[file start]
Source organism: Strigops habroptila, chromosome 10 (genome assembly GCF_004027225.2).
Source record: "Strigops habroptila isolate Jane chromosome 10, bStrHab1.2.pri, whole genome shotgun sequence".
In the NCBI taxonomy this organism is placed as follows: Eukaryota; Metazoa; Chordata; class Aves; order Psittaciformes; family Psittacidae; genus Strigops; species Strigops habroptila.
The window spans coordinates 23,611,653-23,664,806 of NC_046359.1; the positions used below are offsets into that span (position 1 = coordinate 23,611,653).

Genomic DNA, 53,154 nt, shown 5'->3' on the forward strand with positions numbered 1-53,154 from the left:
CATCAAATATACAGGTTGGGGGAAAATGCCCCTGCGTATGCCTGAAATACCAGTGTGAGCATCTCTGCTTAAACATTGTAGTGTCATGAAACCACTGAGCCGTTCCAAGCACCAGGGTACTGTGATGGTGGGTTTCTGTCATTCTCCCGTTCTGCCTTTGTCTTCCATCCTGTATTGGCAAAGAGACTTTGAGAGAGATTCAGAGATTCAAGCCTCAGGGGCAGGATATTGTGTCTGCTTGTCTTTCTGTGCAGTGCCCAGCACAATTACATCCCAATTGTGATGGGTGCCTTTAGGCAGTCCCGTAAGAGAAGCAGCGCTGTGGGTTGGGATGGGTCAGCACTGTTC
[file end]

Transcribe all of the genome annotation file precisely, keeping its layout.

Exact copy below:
Source organism: Strigops habroptila, chromosome 10 (genome assembly GCF_004027225.2).
Source record: "Strigops habroptila isolate Jane chromosome 10, bStrHab1.2.pri, whole genome shotgun sequence".
In the NCBI taxonomy this organism is placed as follows: Eukaryota; Metazoa; Chordata; class Aves; order Psittaciformes; family Psittacidae; genus Strigops; species Strigops habroptila.
The window spans coordinates 23,611,653-23,664,806 of NC_046359.1; the positions used below are offsets into that span (position 1 = coordinate 23,611,653).

Genomic DNA, 53,154 nt, shown 5'->3' on the forward strand with positions numbered 1-53,154 from the left:
CATCAAATATACAGGTTGGGGGAAAATGCCCCTGCGTATGCCTGAAATACCAGTGTGAGCATCTCTGCTTAAACATTGTAGTGTCATGAAACCACTGAGCCGTTCCAAGCACCAGGGTACTGTGATGGTGGGTTTCTGTCATTCTCCCGTTCTGCCTTTGTCTTCCATCCTGTATTGGCAAAGAGACTTTGAGAGAGATTCAGAGATTCAAGCCTCAGGGGCAGGATATTGTGTCTGCTTGTCTTTCTGTGCAGTGCCCAGCACAATTACATCCCAATTGTGATGGGTGCCTTTAGGCAGTCCCGTAAGAGAAGCAGCGCTGTGGGTTGGGATGGGTCAGCACTGTTC